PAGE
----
I'll be wrapped in a shroud and Amy is going to drive my body upstate. I have a spot in the woods upstate and I'm going to be buried there in the woods. At some point, my body will start to deteriorate and something will grow. It might just be weeds or it might be a bush or a flower. It might be a tree. So I perceive my end of life as bringing life into the world. That's what I'm hoping for. Whether or not it happens that way, who knows? We'll have to see, but that's my desire.
JM: Where does the discomfort around death come from? The fact that we don't know what happens? Is it about pain?
SW: Actually, up until quite recently, there wasn't much people could do in terms of pain and pain relief and I think perhaps people weren't as afraid of pain as we are today. We really don't want to have any pain whatsoever, as if pain is not part of life, as if dying is not part of life.
JM: My fear is that if I'm 90-years old and can't walk or talk, if my mind has completely deteriorated, that I would be kept alive by medicine and hospital machines for another 10 years like that.
SW: I totally understand that. Absolutely. And of course, there's a big movement around that. It's called medically assisted end of life. There aren't that many states that actually do have that as the law. I prefer VSED: Voluntarily Stopping Eating and Drinking. To me, that is a much more intimate, personal decision.
A good friend of mine chose VSED. It took her 10 days and then she was dead. But it can take longer. It can take a few weeks. But people think, Oh, I couldn't go without food. It's not a big deal. You get a little thirsty. My friend occasionally would ask for a sip of ginger ale, but that did not hydrate her.
JM: And for something like Alzheimer's, that is defined as fatal but affects your brain and so many are not able to ask for a medically assisted end of life.
SW: Oh, definitely. Definitely. It's quite a complicated procedure. It differs from state to state, but in general, you have to have two doctors who will ascertain that you will die within six months. That is generally the case.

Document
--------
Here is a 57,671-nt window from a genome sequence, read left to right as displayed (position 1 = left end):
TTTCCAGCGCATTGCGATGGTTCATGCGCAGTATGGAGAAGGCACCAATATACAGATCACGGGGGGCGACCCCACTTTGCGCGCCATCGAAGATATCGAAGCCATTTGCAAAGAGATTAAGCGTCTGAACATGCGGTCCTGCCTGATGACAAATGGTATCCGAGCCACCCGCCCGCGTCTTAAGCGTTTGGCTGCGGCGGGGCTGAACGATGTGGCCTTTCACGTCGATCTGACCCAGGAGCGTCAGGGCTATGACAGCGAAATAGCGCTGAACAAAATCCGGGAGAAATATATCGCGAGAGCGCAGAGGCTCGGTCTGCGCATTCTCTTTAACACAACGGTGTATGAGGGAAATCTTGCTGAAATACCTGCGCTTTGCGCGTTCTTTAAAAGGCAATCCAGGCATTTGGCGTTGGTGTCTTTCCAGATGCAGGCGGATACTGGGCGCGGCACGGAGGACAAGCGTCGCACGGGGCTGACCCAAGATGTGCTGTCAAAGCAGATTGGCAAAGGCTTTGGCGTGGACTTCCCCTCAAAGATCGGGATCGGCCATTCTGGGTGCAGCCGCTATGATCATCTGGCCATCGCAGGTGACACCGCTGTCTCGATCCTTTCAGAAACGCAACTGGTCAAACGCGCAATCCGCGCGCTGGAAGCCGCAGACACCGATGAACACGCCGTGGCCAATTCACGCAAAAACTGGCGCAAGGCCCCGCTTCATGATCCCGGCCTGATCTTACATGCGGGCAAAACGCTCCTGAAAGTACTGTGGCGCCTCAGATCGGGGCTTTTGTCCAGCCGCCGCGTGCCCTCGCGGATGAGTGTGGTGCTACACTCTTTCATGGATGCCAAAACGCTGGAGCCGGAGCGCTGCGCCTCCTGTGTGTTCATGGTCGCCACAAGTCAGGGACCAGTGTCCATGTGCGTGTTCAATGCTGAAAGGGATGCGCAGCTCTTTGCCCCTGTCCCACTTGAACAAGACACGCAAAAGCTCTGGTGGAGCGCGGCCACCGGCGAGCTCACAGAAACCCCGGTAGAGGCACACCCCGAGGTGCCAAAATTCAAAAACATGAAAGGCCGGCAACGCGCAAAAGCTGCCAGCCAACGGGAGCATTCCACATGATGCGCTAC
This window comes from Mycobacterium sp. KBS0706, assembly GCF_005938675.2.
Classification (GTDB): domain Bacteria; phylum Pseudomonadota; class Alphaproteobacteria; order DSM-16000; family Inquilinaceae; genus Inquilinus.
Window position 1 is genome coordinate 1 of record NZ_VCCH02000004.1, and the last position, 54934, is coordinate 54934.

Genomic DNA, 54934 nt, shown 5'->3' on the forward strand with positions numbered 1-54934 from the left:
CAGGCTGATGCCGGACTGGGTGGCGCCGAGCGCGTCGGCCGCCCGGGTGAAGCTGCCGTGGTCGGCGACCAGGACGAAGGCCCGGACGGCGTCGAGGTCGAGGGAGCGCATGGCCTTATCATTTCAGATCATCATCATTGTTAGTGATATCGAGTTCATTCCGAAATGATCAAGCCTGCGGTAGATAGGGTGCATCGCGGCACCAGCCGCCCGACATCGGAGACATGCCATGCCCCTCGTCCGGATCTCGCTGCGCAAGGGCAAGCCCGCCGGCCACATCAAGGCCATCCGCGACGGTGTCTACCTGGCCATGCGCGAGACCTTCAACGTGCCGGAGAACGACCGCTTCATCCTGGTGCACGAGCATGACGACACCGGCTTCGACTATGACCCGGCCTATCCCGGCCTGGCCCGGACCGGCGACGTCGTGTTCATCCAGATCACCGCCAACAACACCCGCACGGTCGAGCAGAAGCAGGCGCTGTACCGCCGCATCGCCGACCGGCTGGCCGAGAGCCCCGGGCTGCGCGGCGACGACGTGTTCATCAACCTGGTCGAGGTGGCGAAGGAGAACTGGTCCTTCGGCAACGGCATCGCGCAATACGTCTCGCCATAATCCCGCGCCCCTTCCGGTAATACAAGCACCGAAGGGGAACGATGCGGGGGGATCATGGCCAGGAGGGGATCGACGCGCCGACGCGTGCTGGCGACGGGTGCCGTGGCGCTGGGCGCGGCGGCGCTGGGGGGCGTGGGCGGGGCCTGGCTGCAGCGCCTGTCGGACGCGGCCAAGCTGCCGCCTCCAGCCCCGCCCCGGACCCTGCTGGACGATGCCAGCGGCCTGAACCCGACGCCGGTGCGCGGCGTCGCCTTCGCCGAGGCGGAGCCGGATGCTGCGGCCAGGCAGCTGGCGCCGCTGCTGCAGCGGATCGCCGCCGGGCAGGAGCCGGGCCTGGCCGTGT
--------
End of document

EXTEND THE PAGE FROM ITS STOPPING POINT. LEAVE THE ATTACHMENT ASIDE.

Now some people who can afford it go to Switzerland, although it is a little complicated there as well. It could be at any point in your life. It doesn't have to be just a confirmation end of life.
JM: Moving on from death, what has been the hardest part of aging for you?
SW: I'll be 92 in June, which is coming up real soon, which I think is amazing. And only very recently, I started to experience quite a bit of pain in my right foot. I do have a deformity there, but generally, I wasn't in much pain.
It's hard for me to walk, even not walking, even just sitting, the foot does pain me. So when I think of it, I think how lucky I am that here I am almost 92 and I'm experiencing chronic pain for the first time. It's amazing. So many people suffer so much, and I have been very blessed, very lucky. Aging has been pretty easy for me. I have been very lucky.
JM: You've been a lifelong activist. What were those early causes you were fighting for?
SW: I was a political lesbian for many years. I just loved being around lesbians...I was very much into arguing against nuclear technology. My first demonstration, one of my earlier demonstrations was here in New York City and we did a die-in along with other people lying on the ground. And I started to cry because I felt that I was in the right place doing the right things with the right people. I felt very together about it. I have been an activist ever since.
Click here to listen to the full interview with Shatzi Weisberger.
LGBTQ&A is The Advocate's weekly interview podcast hosted by Jeffrey Masters. Past guests include Pete Buttigieg, Laverne Cox, Brandi Carlile, Billie Jean King, and Roxane Gay.
New episodes come out every Tuesday.